Aiming on the younger end of the Middle Grade spectrum, Wonder is the story of a disfigured 5th grader named August, and his transition from homeschooling into the public school system.
On the surface, it may seem like just another learning-to-accept-differences theme. But the book has far more than that to offer. Yes, August’s life is the focalpoint, but we are also given the first-person perspectives of numerous other young people whose lives are impacted by Auggie and his struggles. Additional viewpoints include Auggie’s loving older sister Via—who often feels neglected by their parents, but tries not to resent their worry over her brother; His sister’s ex-best friend Miranda, who has always adored August and his family, but has lost herself in the new high school social strata; Summer, the first kid in Auggie’s grade to willingly sit by him at lunch in spite of social pressures; and Jack, a boy in Auggie’s class who was assigned to be a sort of good will ambassador for him, but who succumbs to the whims of a socially devious bully.
The prose is very simple, but appropriate to the target audience. The problems presented aren’t as simple, and neither are character motivations. All of our viewpoint characters are flawed—even Auggie, whose inward focus and past disappointment sometimes leaves him misjudging people’s intentions. And while Auggie and Via’s parents are wonderfully functional and deeply caring people, even they are perfectly imperfect—at odds with each other’s judgement of what’s best for Auggie and miscalculating how well their older daughter is coping with her own transition.
After about the halfway point the pacing started to feel a bit drawn-out, but the rapid shifting of viewpoints remedied some of this.
What really made this book for me was the realistic air of the ringleader antagonist, Julian. Julian is the kind of bully who never gets caught, because overt violence isn’t his tool of choice. Sporting sociopathic traits (and overindulgent parents who encourage and defend said traits), Julian flexes his power behind the social scenes—manipulating all weaker personalities around him into doing his bidding, isolating and intimidating any who resist. He makes Auggie’s life miserable through strategic use of rumors, anonymous notes, and social vendettas. (Anyone who thinks this sounds too clever and complicated a feat for a MG villain didn’t go to my middle school. Just be grateful you missed out on that particular joy. >.>)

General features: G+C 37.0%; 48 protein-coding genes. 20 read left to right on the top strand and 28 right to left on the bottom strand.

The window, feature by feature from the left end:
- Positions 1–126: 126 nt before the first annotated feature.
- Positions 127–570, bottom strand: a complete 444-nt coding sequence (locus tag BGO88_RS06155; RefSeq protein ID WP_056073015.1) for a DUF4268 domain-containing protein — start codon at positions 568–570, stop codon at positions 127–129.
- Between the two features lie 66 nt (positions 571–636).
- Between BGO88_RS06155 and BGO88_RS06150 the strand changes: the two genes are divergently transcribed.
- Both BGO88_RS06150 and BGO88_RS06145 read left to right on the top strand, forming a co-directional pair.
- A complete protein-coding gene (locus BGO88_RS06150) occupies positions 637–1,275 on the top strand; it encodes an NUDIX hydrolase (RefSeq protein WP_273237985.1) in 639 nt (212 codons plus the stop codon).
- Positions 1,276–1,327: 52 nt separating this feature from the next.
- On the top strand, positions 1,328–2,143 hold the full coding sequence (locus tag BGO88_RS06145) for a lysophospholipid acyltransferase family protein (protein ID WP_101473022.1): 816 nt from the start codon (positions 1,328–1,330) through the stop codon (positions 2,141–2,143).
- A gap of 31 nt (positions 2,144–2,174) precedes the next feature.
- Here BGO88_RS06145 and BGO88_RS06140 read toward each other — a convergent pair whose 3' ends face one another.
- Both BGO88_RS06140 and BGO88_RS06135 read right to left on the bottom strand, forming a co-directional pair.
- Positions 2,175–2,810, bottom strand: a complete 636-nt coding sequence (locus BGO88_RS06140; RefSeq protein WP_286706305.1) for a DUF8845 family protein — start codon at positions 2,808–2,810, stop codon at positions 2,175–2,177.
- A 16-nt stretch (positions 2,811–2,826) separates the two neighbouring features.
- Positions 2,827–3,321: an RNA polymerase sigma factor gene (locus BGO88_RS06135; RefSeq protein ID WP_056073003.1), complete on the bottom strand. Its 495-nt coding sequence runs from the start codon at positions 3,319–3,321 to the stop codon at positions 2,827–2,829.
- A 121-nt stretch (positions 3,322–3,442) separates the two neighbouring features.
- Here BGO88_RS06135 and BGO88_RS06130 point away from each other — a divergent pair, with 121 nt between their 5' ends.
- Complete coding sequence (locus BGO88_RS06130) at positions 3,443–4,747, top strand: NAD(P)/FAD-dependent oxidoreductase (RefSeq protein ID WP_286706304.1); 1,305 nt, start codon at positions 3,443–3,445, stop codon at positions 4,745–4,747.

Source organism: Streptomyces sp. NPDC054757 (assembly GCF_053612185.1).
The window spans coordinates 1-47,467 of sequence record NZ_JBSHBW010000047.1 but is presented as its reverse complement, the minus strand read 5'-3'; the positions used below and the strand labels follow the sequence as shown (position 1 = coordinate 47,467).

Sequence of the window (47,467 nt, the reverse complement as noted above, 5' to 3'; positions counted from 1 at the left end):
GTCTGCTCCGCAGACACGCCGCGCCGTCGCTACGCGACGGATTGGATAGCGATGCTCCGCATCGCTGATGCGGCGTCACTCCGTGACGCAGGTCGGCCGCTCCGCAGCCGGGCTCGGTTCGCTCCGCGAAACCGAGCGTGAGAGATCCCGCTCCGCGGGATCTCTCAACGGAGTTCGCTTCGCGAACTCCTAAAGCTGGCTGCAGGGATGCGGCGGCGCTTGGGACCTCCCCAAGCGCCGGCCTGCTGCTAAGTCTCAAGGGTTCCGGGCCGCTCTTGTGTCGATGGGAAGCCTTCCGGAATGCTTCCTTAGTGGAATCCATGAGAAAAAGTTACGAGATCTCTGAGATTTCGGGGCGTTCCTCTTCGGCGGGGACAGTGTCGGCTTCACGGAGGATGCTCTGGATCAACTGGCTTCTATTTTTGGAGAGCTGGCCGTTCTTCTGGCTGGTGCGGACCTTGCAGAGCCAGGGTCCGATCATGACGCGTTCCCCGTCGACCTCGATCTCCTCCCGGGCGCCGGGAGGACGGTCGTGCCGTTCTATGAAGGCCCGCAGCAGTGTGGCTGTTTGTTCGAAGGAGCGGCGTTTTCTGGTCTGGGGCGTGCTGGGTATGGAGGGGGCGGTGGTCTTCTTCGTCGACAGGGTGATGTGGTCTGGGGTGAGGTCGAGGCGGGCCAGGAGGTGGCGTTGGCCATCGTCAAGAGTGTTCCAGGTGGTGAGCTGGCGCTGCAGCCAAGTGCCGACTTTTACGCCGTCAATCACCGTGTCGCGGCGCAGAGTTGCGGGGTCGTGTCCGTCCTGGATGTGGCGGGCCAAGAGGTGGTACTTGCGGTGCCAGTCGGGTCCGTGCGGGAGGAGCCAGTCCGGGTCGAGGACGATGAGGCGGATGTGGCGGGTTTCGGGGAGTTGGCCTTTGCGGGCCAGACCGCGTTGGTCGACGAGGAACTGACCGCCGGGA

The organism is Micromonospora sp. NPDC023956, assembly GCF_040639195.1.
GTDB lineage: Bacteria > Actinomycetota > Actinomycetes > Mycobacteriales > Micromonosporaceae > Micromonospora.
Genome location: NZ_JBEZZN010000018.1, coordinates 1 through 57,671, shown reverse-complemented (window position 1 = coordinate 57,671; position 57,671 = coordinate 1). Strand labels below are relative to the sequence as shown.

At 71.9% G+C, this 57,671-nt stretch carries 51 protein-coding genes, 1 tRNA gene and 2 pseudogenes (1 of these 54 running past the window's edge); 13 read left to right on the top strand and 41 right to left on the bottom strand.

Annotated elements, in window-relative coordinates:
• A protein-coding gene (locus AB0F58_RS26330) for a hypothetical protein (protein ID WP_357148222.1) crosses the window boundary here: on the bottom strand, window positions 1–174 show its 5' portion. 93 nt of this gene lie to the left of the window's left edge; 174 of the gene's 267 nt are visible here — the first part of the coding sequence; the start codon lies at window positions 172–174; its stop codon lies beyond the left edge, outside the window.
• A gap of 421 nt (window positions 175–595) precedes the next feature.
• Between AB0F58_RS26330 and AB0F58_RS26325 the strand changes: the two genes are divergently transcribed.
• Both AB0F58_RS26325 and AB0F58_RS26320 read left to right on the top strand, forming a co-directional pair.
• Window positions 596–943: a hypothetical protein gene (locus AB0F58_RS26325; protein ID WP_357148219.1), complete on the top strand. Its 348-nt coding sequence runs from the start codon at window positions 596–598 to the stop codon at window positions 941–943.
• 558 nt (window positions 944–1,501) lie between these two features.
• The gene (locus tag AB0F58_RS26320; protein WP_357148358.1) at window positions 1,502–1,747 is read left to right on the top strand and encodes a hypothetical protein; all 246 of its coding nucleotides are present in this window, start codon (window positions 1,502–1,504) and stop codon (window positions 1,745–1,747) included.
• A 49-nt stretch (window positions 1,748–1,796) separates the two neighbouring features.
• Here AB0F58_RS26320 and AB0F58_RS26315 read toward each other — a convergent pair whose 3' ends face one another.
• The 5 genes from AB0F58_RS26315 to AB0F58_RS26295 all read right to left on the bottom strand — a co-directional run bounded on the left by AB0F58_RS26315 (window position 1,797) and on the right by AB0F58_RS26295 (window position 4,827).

Note: On a personal level, I have to admit I can’t be completely objective in my experience with this book. I selected it for two reasons. One, so that my own grade school children could be exposed to a quality, empathy-building story that would put them in the shoes of someone who has to live with being stared at and singled out for maltreatment. And two, because I had a friend in early grade school who had a facial disfigurement (severe cleft pallet/speech impediment/glass eye), and I wanted to see how true-to-life Auggie’s experiences might compare to what I saw with my friend.
On both counts, I’m satisfied with this book.
My 9-year-old son connected with Auggie on every level, and I loved the conversations this opened up between us. And while Auggie’s experiences realistically portray just how terrible kids can treat each other, his is ultimately a tale of hope, growth, and triumph. (Sadly, I didn’t see the same results for my elementary school friend. I wish this book had existed when we were still children.)
I do wish there’d been a bit more exploration of the medical side of Auggie’s condition. But as August has reached a stable point after a myriad of corrective surgeries, it’s understandable this wouldn’t really come into play for this book.